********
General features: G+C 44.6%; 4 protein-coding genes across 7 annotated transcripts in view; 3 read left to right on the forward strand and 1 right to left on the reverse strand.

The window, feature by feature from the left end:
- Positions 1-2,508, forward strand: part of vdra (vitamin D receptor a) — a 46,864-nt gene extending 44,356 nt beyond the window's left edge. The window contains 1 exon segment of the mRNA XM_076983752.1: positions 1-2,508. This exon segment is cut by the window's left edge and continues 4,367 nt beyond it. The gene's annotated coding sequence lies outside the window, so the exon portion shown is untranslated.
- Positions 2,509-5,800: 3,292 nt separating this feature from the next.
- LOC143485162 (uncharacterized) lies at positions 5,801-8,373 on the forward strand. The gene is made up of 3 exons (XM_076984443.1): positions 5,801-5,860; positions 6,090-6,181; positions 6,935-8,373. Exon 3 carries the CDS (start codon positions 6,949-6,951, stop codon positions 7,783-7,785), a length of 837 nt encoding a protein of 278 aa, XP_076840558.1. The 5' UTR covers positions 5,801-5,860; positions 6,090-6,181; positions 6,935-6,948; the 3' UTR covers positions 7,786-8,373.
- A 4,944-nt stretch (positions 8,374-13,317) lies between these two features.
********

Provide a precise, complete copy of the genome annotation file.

General features: G+C 44.6%; 4 protein-coding genes across 7 annotated transcripts in view; 3 read left to right on the forward strand and 1 right to left on the reverse strand.

The window, feature by feature from the left end:
- Positions 1-2,508, forward strand: part of vdra (vitamin D receptor a) — a 46,864-nt gene extending 44,356 nt beyond the window's left edge. The window contains 1 exon segment of the mRNA XM_076983752.1: positions 1-2,508. This exon segment is cut by the window's left edge and continues 4,367 nt beyond it. The gene's annotated coding sequence lies outside the window, so the exon portion shown is untranslated.
- Positions 2,509-5,800: 3,292 nt separating this feature from the next.
- LOC143485162 (uncharacterized) lies at positions 5,801-8,373 on the forward strand. The gene is made up of 3 exons (XM_076984443.1): positions 5,801-5,860; positions 6,090-6,181; positions 6,935-8,373. Exon 3 carries the CDS (start codon positions 6,949-6,951, stop codon positions 7,783-7,785), a length of 837 nt encoding a protein of 278 aa, XP_076840558.1. The 5' UTR covers positions 5,801-5,860; positions 6,090-6,181; positions 6,935-6,948; the 3' UTR covers positions 7,786-8,373.
- A 4,944-nt stretch (positions 8,374-13,317) lies between these two features.